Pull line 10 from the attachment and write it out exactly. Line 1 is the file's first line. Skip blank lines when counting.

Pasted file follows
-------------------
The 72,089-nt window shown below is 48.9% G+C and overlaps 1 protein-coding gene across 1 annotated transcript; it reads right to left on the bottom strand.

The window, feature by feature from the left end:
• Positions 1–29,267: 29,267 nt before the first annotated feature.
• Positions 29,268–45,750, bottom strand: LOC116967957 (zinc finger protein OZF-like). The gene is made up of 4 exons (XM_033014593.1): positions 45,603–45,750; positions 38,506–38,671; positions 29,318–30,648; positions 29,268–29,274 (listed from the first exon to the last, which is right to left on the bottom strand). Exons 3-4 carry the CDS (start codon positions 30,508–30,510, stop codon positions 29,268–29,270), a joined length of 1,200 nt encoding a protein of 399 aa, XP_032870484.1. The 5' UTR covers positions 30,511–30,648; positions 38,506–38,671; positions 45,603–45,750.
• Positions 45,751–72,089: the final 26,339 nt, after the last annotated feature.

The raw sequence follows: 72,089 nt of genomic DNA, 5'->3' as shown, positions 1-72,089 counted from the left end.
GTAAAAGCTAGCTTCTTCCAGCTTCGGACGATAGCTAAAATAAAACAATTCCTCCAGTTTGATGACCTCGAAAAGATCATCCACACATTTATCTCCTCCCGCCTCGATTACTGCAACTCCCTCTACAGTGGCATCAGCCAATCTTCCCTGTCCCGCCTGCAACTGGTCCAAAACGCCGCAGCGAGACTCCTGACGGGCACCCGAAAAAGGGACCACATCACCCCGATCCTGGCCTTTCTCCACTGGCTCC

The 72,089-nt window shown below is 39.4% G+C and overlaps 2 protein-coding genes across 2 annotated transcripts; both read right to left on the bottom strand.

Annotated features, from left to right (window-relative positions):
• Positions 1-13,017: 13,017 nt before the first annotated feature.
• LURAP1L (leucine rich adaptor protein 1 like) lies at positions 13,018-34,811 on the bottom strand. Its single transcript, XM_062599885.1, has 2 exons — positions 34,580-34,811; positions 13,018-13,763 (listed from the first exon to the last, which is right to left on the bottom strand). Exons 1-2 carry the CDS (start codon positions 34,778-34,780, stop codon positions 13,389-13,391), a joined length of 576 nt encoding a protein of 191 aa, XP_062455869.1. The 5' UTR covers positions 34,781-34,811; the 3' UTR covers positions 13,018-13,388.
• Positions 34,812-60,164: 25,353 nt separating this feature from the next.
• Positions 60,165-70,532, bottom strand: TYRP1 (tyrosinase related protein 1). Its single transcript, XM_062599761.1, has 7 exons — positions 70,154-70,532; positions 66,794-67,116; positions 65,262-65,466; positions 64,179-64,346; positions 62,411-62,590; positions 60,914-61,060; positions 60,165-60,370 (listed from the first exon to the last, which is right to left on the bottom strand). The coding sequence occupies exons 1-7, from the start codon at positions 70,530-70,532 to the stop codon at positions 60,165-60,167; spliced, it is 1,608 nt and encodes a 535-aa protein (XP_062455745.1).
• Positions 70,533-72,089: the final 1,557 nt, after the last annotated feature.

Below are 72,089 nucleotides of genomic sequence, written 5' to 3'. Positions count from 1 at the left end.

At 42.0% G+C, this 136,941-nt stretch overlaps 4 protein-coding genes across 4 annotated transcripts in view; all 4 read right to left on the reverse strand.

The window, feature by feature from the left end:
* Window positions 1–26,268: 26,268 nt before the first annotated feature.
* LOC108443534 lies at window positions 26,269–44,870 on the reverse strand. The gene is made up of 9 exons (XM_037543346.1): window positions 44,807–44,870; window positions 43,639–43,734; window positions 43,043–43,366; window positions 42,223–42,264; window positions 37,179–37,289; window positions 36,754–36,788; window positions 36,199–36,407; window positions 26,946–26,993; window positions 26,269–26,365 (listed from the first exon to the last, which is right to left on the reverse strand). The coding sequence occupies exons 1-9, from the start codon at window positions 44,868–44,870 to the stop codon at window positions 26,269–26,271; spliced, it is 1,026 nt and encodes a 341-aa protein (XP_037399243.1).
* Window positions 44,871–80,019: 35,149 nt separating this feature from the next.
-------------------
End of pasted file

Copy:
• Positions 1-13,017: 13,017 nt before the first annotated feature.